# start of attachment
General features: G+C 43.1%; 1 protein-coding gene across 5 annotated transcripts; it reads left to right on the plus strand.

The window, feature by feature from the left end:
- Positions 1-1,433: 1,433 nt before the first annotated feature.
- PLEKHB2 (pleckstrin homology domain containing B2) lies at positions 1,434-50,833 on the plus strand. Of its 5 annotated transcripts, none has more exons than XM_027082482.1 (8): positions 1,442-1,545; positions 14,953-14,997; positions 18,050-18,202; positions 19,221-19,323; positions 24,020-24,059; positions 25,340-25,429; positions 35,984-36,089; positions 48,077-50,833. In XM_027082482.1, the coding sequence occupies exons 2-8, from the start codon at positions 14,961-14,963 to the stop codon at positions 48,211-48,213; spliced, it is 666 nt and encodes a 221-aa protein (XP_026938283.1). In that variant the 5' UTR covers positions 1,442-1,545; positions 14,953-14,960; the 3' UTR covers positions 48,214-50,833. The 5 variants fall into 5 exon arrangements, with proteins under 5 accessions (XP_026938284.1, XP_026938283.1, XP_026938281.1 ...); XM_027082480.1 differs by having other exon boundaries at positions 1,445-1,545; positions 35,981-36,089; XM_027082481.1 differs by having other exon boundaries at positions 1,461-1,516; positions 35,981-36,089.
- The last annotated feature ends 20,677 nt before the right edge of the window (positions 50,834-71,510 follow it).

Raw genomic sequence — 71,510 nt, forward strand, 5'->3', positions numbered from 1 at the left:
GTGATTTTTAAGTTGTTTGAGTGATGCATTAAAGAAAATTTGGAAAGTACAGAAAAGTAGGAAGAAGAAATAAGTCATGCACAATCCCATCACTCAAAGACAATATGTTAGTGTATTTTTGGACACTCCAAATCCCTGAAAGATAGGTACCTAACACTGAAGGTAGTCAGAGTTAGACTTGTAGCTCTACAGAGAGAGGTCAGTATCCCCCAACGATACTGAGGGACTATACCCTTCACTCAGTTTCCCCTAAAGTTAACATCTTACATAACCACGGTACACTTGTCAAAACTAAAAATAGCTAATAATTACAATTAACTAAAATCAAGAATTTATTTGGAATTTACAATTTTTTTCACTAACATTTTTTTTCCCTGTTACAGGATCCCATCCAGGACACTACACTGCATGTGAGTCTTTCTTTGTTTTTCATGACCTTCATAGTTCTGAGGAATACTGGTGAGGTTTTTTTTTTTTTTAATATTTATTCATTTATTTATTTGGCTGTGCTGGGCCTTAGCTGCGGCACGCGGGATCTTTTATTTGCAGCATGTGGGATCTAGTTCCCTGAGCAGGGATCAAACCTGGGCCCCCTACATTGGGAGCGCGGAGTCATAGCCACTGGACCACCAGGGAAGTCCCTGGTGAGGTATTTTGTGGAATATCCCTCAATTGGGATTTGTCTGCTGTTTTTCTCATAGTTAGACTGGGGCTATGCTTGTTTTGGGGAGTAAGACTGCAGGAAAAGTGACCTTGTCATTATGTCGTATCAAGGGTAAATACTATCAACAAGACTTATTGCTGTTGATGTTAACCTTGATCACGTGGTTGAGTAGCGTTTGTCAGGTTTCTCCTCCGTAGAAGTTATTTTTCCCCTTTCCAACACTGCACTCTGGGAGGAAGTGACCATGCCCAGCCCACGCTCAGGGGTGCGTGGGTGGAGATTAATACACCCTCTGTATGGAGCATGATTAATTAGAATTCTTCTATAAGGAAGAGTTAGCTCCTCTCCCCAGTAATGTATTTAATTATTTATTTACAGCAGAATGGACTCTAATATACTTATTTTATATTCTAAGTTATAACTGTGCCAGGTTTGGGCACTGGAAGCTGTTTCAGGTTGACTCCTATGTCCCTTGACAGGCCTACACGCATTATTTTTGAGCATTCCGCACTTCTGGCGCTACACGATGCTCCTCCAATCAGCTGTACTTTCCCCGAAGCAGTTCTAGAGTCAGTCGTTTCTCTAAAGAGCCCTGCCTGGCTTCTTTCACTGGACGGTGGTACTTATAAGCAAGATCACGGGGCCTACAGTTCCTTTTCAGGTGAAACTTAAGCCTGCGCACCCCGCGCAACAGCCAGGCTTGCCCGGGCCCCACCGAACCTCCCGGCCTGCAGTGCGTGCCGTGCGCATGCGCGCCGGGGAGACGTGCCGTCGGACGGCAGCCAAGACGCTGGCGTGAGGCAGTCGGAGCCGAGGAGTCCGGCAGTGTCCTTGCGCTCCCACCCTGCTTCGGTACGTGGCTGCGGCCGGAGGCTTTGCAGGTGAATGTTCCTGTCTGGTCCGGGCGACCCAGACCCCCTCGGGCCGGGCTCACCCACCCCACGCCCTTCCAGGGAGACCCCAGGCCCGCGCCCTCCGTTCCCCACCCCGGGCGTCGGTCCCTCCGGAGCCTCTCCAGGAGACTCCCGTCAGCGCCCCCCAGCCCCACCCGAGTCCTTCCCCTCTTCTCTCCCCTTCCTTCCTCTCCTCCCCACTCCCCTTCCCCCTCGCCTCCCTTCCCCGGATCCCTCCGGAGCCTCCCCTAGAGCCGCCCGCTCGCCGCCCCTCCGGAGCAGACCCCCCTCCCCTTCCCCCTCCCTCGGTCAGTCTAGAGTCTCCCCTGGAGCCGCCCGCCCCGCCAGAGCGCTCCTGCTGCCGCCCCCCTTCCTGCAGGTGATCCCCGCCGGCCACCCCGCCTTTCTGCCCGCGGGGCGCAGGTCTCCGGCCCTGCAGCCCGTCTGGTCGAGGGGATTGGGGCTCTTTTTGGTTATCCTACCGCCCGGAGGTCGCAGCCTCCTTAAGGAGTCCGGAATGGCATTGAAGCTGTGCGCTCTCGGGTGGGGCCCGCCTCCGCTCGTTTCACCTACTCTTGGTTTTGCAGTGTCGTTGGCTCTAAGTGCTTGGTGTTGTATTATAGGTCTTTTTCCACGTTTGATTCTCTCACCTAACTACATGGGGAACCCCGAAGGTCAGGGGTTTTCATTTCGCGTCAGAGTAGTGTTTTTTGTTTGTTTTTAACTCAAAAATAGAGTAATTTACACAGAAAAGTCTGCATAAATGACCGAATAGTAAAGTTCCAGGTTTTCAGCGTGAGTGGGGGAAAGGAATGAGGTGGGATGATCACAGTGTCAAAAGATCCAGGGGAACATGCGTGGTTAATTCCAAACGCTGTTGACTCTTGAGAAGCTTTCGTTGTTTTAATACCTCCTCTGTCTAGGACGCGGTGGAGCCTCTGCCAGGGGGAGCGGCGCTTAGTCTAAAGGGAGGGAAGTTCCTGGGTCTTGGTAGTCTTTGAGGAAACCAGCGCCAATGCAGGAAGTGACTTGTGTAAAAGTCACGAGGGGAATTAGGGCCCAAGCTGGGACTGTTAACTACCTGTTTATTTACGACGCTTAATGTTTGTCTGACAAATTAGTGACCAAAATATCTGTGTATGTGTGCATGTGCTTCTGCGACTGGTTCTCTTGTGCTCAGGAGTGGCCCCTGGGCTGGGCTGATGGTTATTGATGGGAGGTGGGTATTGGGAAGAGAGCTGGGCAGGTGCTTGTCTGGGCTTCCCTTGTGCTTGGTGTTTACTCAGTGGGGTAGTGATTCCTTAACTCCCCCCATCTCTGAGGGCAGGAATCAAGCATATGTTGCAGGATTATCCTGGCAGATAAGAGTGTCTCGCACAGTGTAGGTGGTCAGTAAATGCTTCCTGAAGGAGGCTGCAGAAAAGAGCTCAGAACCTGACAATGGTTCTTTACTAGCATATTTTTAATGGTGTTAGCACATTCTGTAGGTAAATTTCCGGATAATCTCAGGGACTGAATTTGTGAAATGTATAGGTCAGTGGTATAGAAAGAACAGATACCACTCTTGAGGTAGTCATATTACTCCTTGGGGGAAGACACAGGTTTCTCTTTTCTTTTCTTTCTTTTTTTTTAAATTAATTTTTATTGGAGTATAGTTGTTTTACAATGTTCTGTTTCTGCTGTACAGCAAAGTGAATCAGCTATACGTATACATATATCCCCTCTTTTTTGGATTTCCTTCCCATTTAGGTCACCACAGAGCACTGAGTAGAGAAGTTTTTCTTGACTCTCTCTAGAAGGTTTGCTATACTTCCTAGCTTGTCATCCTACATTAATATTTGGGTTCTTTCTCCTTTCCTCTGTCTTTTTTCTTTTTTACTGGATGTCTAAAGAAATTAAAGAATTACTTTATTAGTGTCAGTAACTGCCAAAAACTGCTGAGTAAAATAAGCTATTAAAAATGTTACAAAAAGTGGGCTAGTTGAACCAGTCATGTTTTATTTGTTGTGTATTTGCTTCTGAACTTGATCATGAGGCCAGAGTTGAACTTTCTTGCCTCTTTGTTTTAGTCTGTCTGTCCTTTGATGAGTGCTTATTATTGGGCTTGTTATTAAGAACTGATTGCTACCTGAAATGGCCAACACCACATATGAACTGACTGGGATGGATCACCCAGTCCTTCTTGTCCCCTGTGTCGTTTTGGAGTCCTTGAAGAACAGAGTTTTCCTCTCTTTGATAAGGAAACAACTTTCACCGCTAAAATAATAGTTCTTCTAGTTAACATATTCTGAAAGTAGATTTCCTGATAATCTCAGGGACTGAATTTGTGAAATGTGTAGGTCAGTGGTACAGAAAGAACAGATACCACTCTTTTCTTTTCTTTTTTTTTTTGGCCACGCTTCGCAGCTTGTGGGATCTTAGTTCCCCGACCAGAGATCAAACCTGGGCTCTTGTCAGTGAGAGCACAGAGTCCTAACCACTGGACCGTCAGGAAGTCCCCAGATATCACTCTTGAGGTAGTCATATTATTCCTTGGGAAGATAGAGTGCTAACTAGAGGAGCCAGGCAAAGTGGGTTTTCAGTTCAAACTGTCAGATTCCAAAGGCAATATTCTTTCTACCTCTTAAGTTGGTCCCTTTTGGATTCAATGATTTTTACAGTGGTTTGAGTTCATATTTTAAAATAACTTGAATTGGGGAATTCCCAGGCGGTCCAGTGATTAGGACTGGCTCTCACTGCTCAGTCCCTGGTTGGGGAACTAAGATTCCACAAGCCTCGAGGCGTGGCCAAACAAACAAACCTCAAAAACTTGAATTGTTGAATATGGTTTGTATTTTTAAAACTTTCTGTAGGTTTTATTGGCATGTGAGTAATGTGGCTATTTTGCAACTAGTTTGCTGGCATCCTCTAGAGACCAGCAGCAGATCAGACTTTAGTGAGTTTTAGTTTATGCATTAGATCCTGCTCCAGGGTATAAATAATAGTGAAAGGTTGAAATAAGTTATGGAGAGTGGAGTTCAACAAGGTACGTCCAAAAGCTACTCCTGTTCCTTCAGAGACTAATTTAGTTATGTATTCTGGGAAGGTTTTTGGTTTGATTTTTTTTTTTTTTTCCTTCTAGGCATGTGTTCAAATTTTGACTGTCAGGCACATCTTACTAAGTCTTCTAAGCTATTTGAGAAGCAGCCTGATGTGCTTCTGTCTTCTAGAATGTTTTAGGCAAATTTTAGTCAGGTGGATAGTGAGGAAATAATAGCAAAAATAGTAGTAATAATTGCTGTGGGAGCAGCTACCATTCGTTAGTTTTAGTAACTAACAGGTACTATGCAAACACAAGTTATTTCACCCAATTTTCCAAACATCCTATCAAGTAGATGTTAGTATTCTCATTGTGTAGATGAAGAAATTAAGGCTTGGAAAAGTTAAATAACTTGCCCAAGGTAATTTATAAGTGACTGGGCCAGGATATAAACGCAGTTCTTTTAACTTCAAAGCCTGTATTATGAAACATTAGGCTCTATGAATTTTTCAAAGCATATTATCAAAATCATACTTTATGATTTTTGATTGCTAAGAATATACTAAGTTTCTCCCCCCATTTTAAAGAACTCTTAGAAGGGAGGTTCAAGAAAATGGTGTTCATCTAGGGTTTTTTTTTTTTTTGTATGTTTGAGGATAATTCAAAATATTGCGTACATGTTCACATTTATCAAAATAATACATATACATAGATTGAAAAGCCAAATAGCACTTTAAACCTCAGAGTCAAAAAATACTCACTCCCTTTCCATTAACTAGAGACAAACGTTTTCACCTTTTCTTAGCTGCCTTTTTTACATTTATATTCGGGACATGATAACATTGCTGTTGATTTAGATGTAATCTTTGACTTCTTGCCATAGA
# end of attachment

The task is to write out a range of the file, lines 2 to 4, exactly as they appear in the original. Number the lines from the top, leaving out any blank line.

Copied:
The window, feature by feature from the left end:
- Positions 1-1,433: 1,433 nt before the first annotated feature.
- PLEKHB2 (pleckstrin homology domain containing B2) lies at positions 1,434-50,833 on the plus strand. Of its 5 annotated transcripts, none has more exons than XM_027082482.1 (8): positions 1,442-1,545; positions 14,953-14,997; positions 18,050-18,202; positions 19,221-19,323; positions 24,020-24,059; positions 25,340-25,429; positions 35,984-36,089; positions 48,077-50,833. In XM_027082482.1, the coding sequence occupies exons 2-8, from the start codon at positions 14,961-14,963 to the stop codon at positions 48,211-48,213; spliced, it is 666 nt and encodes a 221-aa protein (XP_026938283.1). In that variant the 5' UTR covers positions 1,442-1,545; positions 14,953-14,960; the 3' UTR covers positions 48,214-50,833. The 5 variants fall into 5 exon arrangements, with proteins under 5 accessions (XP_026938284.1, XP_026938283.1, XP_026938281.1 ...); XM_027082480.1 differs by having other exon boundaries at positions 1,445-1,545; positions 35,981-36,089; XM_027082481.1 differs by having other exon boundaries at positions 1,461-1,516; positions 35,981-36,089.